Texasville
MGM // R // $19.98 // September 17, 2002
Review by D.K. Holm | posted September 15, 2002
M O V I E
V I D E O
A U D I O
E X T R A S
R E P L A Y
A D V I C E
Highly Recommended
E - M A I L
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R E V I E W S
Graphical Version
The Movie:

Texasville is not just a sequel to The Last Picture Show, the film that put director Peter Bogdanovich on the cinematic map in 1971. The newer film also represents a sea-change in Bogdanovich's approach to content and style, hinted at in They All Laughed. In fact, Texasville finds director Peter Bogdanovich in a Renoirian mood, after previously embracing the aesthetics of Hitchcock and Ford.

But Texasville wouldn't even exist if Larry McMurtry, who wrote the novel on which The Last Picture Show is based, hadn't himself wrote a sequel. As a novelist McMurtry is addicted to sequels, and Bogdanovich, who has done a few himself over the years, picked up the cudgel. It would be easy to suspect that he was returning to the material that made his career at a time when he seemed to be in trouble, but narratively speaking the situation is a little more complicated than that. How often does a director have a chance to revisit characters and situations many years later with a real cast that has aged gracefully?

Texasville finds many of the same characters from the first film still in the quiet town of Thalia, Texas (based on McMurtry's home town of Archer, where both films were shot). Local high school football hero Duane Jackson Jeff Bridges) is now an oil man on the ropes, with a wife Karla (the exquisite Annie Potts) who is dissatisfied with Duane's Hud-like ways. They have four kids who come and go through out the film, like many of the characters. The viewer tends to lose track of them. Also still around fro the first film are Sonny Crawford (Timothy Bottoms) who is now the town mayor with three thriving business but still a blinded eye and a tendency to see movies in his head, Ruth Popper (Cloris Leachman, who won an Oscar for her first version of Ruth), and Genevieve (Eileen Brennan). And then there's rich girl swimmer Jacy Farrow (Cybill Shepherd), once a famous movie star but now returned to town to mourn her only child, who died in a freakishly funny set accident.

The Last Picture Show, was shot in the late '60s about events taking place in the early '50s, some 20 years earlier. Made twenty years after Picture Show, the events of Texasville take place in the late 80s, some 40 years after Picture Show. This is all very confusing but the point is that the characters, or at least the actors playing them, are much younger than they should be.

Which isn't really a criticism, because almost all of them are very good while reprising their earlier selves, and the new additions are just as good. Annie Potts is especially fine as Karla. Bogdanovich doesn't have much of a story to tell. What interests him is the shifting alliances within a group that still manages to stay successfully together, aligned by their appetites for drink and food. There is a feeling of good fellowship that permeates the film despite the fact that much of what is going on is fairly distressful to many of the participants. Yet as they floating party carries on, the viewer develops a real affection for the characters, some of whom speak with endless frankness, while others, like Duane, can barely speak at all (there is a charming scene wherein he explains that he can't talk to women because he always says the wrong thing, followed by a different scene in which he does exactly that—the film constantly validates itself). More is told by a looks among Shepherd, Potts, and Bridges in the end than whole sheets of dialogue.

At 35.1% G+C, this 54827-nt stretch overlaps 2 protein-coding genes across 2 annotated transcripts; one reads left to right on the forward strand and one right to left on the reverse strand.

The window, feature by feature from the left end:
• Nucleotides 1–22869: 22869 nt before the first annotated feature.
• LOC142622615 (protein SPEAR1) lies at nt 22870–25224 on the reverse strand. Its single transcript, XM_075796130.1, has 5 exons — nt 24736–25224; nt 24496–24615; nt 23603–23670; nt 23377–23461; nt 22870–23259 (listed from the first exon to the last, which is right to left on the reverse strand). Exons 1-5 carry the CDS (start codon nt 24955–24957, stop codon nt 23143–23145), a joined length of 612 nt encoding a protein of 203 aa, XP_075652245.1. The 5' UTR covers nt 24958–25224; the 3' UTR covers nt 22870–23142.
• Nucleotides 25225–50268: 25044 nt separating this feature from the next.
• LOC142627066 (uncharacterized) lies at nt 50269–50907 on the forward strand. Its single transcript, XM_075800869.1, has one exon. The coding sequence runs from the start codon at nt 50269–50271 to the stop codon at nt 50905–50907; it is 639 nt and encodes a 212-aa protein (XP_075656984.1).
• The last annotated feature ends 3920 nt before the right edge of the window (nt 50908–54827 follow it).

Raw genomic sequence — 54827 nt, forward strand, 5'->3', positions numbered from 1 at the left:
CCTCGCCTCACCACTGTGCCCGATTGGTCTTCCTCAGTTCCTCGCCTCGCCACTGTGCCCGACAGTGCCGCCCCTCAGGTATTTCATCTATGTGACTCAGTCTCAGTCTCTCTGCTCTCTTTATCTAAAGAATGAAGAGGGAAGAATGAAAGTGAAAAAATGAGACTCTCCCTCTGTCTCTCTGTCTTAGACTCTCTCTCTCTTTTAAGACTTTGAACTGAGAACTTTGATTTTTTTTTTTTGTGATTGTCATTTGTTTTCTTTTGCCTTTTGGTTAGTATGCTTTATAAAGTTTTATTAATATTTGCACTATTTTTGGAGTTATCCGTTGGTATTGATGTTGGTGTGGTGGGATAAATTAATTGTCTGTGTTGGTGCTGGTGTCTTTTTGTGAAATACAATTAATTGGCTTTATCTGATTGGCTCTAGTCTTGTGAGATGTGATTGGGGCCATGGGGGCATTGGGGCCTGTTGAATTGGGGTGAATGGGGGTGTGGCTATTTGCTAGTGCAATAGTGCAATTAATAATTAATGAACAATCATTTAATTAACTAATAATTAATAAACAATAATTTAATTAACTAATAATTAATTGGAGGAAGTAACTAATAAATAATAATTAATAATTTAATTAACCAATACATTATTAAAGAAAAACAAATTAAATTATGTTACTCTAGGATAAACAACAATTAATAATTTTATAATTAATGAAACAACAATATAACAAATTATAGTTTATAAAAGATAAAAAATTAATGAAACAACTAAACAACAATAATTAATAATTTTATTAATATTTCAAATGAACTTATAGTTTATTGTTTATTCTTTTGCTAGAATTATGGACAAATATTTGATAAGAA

The DVD

VIDEO: MGM offers a bare bones account of Texasville. The single sided, dual layered disc offers a wide screen version of the film (1.85:1) enhanced for widescreen televisions. Photographed by a DP with the unlikely name of Nicholas von Sternberg, who actually is the son of the director Josef von Sternberg, offers up some quite beautiful images, and Bridges and Bottoms have never looked better. Von Sternberg excels with shots of the setting sun stretching the last rays of light across the long flatlands.


SOUND: In the sound department, MGM has listlessly supplied a Dolby Digital mono track, that comes in English and French, with English, French, and Spanish subtitles. Texasville is heavy with snippets of pop tunes from the time, which are not particularly well-served by the mono track.

MENUS: The static, silent menu offers 20 chapter scene selection for the 123 minute movie.

PACKAGING: The keep case this film comes in has a close-up photo of Bridges and Shepherd seemingly dancing, against a backdrop of clouds and water. This is a fairly misleading photo, given that the whole point of the movie is that Duane does not succumb to the lure of the past. Curiously, another disc released by MGM at the same time, of The Unbearable Lightness of Being, has a virtually identical cover, showing Daniel Day-Lewis and Juliette Binoche embracing in close up against a backdrop of moonlight and fields. I think the packagers mixed up the backgrounds. The label shows a two-tone image of Bridges and Shepherd, derived from one of the few stills that came with the press kit at the time of release. A one page insert gives the chapter breakdowns.

EXTRAS: Texasville comes only with the trailer, which does little to entice the viewer.

Final Thoughts: Texasville is a much-better film than most people give it credit for being, but you really have to love the film to buy this extras-free disc.




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